In court cases, how does taking an oath make any difference?
From what I can tell, yes, it appears that taking an oath or affirming to tell the truth before being questioned as a witness in a legal proceeding (whether in court or whether the testimony is being given in relation to the court proceedings) does make a difference because lying under oath or affirmation is an element of the crime of perjury. No oath or affirmation, no perjury.
Lying without being under oath or affirmation can still be a crime or otherwise punished by law in other settings other than a court proceeding (for example, lying a law enforcement officer), so bear that in mind.
Clearly, the purpose of questioning a witness in a court proceeding is to gather factual and/or honest (truthful) information to help the court decide the case. Some information is factual, meaning it is not in dispute, it can be independently verified as true. Other information is “honest,” meaning that it may not be true but the witness believes what he or she is saying is true and is doing his/her best to testify as to what he/she remembers.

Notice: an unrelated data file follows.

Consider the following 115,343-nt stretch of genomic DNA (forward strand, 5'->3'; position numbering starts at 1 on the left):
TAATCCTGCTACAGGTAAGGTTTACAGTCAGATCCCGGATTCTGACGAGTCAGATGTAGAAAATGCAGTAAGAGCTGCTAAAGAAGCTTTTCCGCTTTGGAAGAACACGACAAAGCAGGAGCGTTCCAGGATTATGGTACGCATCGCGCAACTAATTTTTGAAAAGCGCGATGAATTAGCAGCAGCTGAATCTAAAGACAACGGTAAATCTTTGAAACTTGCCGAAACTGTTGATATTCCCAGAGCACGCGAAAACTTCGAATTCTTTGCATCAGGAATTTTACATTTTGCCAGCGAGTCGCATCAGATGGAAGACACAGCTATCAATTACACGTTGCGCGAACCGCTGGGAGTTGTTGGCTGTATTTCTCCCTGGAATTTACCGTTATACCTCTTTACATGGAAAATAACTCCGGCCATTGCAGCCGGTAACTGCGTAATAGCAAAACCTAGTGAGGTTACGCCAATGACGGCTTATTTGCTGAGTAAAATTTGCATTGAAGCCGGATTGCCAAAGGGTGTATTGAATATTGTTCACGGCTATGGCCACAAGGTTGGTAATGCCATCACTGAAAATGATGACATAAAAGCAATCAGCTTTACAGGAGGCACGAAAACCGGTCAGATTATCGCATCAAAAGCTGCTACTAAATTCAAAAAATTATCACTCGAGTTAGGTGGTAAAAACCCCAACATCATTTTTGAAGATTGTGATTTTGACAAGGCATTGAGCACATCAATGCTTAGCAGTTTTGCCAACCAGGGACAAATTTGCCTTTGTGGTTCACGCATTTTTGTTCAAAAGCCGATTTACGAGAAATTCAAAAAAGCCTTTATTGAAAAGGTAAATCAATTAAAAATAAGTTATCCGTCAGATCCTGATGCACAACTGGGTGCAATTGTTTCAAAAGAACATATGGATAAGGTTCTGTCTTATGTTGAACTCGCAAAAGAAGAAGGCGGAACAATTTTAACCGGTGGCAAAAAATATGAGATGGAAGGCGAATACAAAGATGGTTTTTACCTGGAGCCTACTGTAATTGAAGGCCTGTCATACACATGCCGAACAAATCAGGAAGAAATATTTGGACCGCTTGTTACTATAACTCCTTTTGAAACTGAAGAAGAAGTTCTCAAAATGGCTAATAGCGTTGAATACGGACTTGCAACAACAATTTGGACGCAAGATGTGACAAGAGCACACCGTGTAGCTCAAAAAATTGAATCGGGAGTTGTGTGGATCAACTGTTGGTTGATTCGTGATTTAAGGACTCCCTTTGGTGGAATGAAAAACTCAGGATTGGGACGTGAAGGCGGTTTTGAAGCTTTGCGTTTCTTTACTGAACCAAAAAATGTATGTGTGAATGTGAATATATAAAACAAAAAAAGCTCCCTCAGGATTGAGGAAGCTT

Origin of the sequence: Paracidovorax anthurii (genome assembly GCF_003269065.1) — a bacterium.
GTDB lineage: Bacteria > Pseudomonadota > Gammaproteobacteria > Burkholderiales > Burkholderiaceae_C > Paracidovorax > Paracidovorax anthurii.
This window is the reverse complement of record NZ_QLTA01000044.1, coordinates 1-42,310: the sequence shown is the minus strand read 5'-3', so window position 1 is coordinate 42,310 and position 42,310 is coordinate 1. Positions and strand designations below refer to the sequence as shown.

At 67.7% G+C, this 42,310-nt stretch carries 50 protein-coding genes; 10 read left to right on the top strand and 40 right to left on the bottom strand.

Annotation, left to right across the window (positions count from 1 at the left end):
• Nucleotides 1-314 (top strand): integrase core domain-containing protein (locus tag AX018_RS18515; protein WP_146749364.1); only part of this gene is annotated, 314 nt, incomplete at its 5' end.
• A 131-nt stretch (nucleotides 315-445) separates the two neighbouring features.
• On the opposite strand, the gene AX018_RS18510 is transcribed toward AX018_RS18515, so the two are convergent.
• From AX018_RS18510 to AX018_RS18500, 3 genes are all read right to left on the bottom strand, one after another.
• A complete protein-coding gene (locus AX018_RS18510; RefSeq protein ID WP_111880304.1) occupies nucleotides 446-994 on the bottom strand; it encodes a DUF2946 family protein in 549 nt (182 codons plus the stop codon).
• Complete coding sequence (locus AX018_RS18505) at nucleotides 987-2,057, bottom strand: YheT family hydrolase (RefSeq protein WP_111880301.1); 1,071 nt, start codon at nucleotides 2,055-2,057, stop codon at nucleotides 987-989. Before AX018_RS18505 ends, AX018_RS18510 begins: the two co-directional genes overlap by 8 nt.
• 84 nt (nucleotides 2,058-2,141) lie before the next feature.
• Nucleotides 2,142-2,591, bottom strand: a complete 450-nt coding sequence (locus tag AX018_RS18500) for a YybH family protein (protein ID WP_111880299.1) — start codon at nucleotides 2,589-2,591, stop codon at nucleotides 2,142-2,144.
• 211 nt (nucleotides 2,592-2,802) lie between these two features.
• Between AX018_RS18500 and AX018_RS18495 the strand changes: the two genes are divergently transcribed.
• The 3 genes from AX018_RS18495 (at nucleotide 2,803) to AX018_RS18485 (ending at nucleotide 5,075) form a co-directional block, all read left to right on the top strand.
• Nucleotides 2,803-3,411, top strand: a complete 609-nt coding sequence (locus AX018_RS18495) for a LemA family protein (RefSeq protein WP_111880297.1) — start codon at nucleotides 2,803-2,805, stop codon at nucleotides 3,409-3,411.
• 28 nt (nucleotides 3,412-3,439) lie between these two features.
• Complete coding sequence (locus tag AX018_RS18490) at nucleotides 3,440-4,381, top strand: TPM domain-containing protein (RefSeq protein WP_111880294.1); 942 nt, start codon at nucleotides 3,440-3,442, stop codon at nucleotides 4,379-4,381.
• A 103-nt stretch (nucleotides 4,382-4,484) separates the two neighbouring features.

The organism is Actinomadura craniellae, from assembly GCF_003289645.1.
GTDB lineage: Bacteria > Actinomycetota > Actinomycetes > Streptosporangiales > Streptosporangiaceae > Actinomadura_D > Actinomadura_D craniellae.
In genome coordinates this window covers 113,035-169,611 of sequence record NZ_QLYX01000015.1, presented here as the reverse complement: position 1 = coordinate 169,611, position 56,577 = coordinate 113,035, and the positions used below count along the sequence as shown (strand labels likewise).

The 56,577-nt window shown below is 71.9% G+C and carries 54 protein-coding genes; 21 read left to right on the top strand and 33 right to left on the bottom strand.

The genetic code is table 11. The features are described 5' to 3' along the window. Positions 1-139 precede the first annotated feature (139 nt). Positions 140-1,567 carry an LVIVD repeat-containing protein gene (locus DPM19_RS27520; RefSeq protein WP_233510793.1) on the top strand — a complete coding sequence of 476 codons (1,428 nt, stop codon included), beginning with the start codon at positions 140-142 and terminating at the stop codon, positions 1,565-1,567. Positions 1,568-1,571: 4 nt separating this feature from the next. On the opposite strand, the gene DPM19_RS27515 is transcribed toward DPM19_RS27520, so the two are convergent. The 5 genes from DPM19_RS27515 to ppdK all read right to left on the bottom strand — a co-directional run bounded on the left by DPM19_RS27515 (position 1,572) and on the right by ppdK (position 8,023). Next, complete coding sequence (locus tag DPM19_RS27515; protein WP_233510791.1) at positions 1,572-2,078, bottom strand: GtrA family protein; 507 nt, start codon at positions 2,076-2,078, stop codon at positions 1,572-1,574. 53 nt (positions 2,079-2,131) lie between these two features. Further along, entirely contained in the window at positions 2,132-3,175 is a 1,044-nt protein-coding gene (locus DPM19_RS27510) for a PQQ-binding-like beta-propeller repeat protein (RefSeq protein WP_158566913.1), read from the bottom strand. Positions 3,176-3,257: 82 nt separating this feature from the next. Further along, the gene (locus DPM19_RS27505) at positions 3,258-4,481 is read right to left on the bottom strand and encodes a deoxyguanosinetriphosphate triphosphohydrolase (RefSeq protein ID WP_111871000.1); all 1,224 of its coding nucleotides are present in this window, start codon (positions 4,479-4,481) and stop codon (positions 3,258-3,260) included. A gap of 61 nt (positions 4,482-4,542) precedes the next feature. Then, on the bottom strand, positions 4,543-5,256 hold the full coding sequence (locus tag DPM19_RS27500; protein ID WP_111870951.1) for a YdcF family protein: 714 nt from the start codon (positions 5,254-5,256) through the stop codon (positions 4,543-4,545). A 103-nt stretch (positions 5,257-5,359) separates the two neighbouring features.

If one can be convicted of lying in court or in relation to court proceedings without having sworn an oath or affirmed to tell the truth I do not know of such a law (but that’s not to say such a law does not exist). Why one cannot be convicted of lying in court without having sworn an oath or affirmed to tell the truth I do not know.
I see no good reason why a law could simply be passed that any witness is guilty of perjury if the witness, when, after first being notified that the witness is questioned in the course of or in relation to the court proceedings, the witness makes a false statement of a material fact; and knowledge of the falsity made in a proceeding, or in relation to a matter, within the jurisdiction of the tribunal or officer before whom the proceeding was held or by whom the matter was considered.
Utah Family Law, LC | divorceutah.com | 801-466-9277